Spring Time and Weird Botanicals
Sunday, March 23, 2008
This is sort of complicated. Once, in Venice, I was served an aperitif that was made from a branch of redbud buds that had been steeped in a bottle of grappa. The bottle itself was pretty, but unhappily the contents, although a little herby, tasted mostly like like sticks. Sticks that had been sitting in moonshine. The signora beamed as we sipped our drinks and explained that it was very important to use the buds, not the open flowers. That it could only be made a few days every year, that you must have everything at the ready because you could never really know when the tree would bloom and that the drink served as a bracing, healthy tonic. (At this same bar I bought a whole bottle of grappa that had stems of rue in it. For years after, even when the next morning there were people passed out everywhere and all the other alcohol in the house was gone that bottle of grappa was always still there.) In any case, in the back of my mind I sort of intended to revisit this drink one day and perhaps improve on it a bit. Of course, I've never been ready when they bloom, this year included. Yesterday, I was asked to join friends Moreton Neal and Jean Anderson
in interviewing Lynne Rossetto Kasper
on D.G. Martin's Who's Talking
radio show on WCHL. As I biked to the studio , I happened to spy a stand of redbuds that had not yet bloomed. They were at the entrance of a new development, probably newly planted and therefore a little behind schedule. I was a little early so I raced to the liquor store in the adjoining mall. Closed for Easter Monday! Damn. I had planned to snap off a few branches and put them in a bottle of cheap vodka to see what happened. We were supposed to have a light frost that night.The redbuds would survive, but might the flowers be scorched by the freeze? Or what if they burst into bloom the next morning? I was determined to finally complete this task. By the time we finished the show, it was getting late. I tore back to town. I would get a little vodka from work in a mason jar to submerge the flowers in. Then tomorrow I could buy enough for my experiment. Yikes, mason jars but no tops. Off to the grocery store. Back to the redbuds. It's dark now. What if the custodian catches me pruning his trees? He didn't. I guess I'll wait a week or so to taste this.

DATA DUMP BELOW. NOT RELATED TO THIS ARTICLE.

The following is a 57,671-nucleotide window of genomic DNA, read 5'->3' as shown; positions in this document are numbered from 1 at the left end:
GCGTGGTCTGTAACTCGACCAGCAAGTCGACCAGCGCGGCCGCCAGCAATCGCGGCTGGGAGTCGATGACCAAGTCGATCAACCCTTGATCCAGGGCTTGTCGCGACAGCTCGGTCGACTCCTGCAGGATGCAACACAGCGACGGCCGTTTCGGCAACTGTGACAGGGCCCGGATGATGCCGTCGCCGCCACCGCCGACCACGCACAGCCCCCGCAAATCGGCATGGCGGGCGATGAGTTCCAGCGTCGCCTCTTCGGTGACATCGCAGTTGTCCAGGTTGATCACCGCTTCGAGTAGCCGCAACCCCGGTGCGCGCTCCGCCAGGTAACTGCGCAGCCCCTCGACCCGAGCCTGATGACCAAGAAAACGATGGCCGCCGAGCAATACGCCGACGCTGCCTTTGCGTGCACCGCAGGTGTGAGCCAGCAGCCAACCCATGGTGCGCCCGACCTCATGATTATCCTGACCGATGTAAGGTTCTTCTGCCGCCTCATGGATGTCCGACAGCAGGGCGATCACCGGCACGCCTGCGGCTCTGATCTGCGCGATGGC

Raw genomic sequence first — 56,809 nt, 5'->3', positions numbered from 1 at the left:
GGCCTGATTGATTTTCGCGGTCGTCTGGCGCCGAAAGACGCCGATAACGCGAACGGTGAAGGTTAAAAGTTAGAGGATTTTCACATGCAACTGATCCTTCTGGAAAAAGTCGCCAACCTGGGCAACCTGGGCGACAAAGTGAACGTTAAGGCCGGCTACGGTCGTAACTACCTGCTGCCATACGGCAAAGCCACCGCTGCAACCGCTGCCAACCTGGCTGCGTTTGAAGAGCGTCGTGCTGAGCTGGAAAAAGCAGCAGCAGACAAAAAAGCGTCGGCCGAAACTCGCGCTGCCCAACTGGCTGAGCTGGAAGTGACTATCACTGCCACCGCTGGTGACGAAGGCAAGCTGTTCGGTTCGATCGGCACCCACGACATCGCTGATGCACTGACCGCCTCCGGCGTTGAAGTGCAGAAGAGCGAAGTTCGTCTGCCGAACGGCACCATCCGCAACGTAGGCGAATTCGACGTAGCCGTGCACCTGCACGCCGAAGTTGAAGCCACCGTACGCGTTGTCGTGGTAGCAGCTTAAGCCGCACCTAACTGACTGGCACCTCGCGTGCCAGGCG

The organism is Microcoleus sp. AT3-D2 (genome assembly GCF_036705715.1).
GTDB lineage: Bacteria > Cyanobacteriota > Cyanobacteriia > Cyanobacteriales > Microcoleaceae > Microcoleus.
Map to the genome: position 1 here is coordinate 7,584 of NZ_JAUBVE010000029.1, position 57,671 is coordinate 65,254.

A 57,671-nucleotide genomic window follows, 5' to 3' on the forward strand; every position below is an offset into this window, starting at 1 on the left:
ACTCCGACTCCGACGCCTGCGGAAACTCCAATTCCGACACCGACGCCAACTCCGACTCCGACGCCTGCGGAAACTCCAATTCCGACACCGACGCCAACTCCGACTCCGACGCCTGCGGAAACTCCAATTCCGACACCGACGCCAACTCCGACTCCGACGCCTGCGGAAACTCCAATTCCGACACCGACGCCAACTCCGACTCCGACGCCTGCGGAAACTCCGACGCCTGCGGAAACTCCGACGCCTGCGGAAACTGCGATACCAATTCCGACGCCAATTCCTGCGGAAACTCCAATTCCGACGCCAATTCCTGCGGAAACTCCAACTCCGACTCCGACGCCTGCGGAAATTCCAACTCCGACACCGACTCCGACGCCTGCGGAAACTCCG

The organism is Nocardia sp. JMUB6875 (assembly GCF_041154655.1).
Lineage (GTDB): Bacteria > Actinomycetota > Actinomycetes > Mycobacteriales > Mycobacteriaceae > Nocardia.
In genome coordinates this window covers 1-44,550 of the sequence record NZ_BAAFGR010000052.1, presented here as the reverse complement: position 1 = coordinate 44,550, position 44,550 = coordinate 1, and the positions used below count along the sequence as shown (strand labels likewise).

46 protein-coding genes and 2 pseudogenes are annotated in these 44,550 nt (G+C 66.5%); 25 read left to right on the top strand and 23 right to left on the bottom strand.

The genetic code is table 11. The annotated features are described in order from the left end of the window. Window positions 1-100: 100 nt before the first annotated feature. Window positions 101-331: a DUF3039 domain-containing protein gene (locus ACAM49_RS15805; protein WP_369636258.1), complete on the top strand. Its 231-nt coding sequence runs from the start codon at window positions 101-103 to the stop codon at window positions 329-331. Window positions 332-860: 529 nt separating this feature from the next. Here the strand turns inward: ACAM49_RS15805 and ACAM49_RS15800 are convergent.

This leads me to reflect on how much foraging I do around town for stuff to serve at work. My honeysuckle gleaning is already legendary. I'll wait and hold forth on that when the time is right. I also can pick blackberries and wonderful little wild yellow plums within sight of the restaurant's back door. I checked the plum trees this week. They are covered with flowers promising a good season. I have a yard full of violets which may turn up on desserts and in salads. I once used to candy these. They are pretty done this way, but they don't last very long and they just taste like sugar. I have jewel berries in my yard as well, although this year they were badly trampled when I re-sided my house. I haven't started trapping squirrels and rabbits yet, but who knows. Israel Martinez told me that his mother used to send he and his little brother out to catch quails with their bare hands, so I have some staff know how. Just kidding folks.
A few random notes. Betsey has brought me tons of pretty kale. She's cleaning out her winter garden. With it I made a delicious, if khaki colored, soup with potatoes and leftover sausage from brunch. It reminds me of the Portuguese caldo verde.
Friends farther South tell me that Mrs. Chase did indeed get Dooky Chase's open again for Holy Week. If you find yourselves in New Orleans, please check it out. Ditto Willie Mae's Scotch House which is right around the corner. And finally, I have discovered that lamb kidneys are now available at the Carrboro Farmers' Market
. I probably won't put them on the menu, but I might be fixing some up for myself from time to time, most likely on Sundays, so ask if you are a fan.
posted by Bill Smith at 10:44 AM